MOSCOW (Sputnik), Anastasia Levchenko — Far-leftist Jeremy Corbyn was elected as the new Labour leader on Saturday with over 59 percent of votes. He has already been dubbed threat of the UK national and economic security by the country’s Prime Minister David Cameron.
End of the Labour
"The election of Corbyn is truly the end of the concept of New Labour," Craig McAngus, a research fellow at the Scottish University of Stirling, told Sputnik.
Now Corbyn drags the party back to the left and introduce a more open and transparent concept of leadership, McAngus said. He also opens up the party to more democratic structures and adheres to "fair genuine" principles himself.
Speaking about the reasons of such a drastic change in Labour party's preferences, McAngus cited the cyclic nature of all political changes and the strong desire of the party members' for "something different."
Nevertheless, a substantial part of the party, mainly the Labour members of parliament, does not share Corbyn's far-left views and remains the most conservative wing of the party.
"Next few months will be really interesting to see how much Corbyn is able to force on particular issues, and on which issues he has to give some ground to his colleagues in the parliamentary Labour party," McAngus said.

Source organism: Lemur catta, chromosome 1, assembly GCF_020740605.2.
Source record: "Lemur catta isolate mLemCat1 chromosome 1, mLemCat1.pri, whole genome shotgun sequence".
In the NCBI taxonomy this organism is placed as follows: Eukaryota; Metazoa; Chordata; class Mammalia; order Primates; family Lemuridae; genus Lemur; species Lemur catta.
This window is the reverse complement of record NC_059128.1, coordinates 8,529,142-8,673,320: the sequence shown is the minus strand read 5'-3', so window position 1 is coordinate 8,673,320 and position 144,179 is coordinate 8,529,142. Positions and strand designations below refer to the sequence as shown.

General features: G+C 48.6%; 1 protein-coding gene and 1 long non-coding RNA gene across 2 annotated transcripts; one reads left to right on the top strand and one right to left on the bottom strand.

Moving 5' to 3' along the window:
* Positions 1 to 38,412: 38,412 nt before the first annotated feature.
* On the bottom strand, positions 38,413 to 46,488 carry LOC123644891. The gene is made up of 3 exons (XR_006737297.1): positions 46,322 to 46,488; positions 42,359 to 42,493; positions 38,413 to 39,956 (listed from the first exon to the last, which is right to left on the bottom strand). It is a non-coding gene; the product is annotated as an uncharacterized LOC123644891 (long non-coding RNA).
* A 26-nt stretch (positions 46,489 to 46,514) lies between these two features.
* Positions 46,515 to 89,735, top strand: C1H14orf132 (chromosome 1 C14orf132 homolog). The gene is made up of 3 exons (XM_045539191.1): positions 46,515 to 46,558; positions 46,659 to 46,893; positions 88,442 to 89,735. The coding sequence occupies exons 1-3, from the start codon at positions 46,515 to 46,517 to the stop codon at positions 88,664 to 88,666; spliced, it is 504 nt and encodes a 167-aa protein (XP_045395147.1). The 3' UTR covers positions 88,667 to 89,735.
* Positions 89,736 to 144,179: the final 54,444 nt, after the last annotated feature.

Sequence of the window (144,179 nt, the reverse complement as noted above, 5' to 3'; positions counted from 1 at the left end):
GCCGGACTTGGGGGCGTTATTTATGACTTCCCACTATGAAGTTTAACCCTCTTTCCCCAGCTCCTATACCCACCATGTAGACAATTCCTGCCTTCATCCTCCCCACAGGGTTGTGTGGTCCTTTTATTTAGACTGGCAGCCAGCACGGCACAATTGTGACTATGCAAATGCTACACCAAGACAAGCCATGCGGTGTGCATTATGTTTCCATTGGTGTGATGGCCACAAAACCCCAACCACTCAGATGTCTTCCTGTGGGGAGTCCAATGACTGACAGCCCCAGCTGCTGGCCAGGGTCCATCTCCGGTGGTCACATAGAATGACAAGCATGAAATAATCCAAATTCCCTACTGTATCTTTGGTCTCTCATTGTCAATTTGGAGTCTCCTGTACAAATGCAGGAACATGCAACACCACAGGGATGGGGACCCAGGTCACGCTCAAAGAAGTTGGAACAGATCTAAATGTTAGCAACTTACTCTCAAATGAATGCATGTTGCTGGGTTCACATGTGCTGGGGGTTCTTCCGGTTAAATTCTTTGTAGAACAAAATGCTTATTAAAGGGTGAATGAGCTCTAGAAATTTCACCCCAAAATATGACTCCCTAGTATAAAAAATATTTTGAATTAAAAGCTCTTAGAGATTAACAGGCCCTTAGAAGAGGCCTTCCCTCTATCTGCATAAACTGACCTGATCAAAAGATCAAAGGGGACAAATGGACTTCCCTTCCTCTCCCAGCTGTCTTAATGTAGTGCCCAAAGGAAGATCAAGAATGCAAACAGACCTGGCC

Corbyn has been widely referred to as one of the most "rebellious" members of UK parliament, as he had opposed Britain's participation in the Iraq war, and spoke against the renewal of the British Trident nuclear deterrent infrastructure.
Conservatives Can be Shaken
Since his very appearance on the UK political stage, Corbyn has been under continuous attacks from David Cameron. Prime Minister even called the new opposition leader a threat to the national and Britons' family security on his Twitter account.
"The establishment are shocked by the degree of the Corbyn victory and so are in counter-challenge mode… I think Cameron is sensing that Corbyn’s weak points that could stir public concerns the most are some of his foreign policy positions," Mark Shephard, senior lecturer in politics at the University of Strathclyde, told Sputnik.
"Corbyn is so different that Cameron cannot play the same game with him as, for example, he could with Blair or Brown… At the same time, acting against him may backfire the Conservatives," McAngus said.
Defending Ideas or Party Intergrity?
However, the Labour party itself is going to go through tough times with the new leader. Given the centrist views of the majority of Labour MPs, a party split becomes increasingly possible.
McAngus believes that Corbyn's priority would be to preserve the party's integrity; therefore he would seek compromise on some of the contentious issues.
"Corbyn will probably be persuaded to back a yes vote [at the EU membership referendum – yes vote means that Britain should stay EU member]," McAngus said.
"The Labour party is still very much a pro-EU party, and I cannot see that changing. I think Corbyn will probably not want to risk a split. If for some reason the Labour party is split on the issue and it ended up with voting to leave the EU, it would probably mean the end of his leadership," McAngus said.
The Conservative party fears that Corbyn would breach a consensus between the two major British parties on major issues, such as nuclear weapons, taxation and others.
Therefore, changes in the Labour leadership seem to create challenges for the both main parties.
The UK Labour leadership vote was initiated after the resignation of its former leader Ed Miliband, after his party dismal result in the May general election.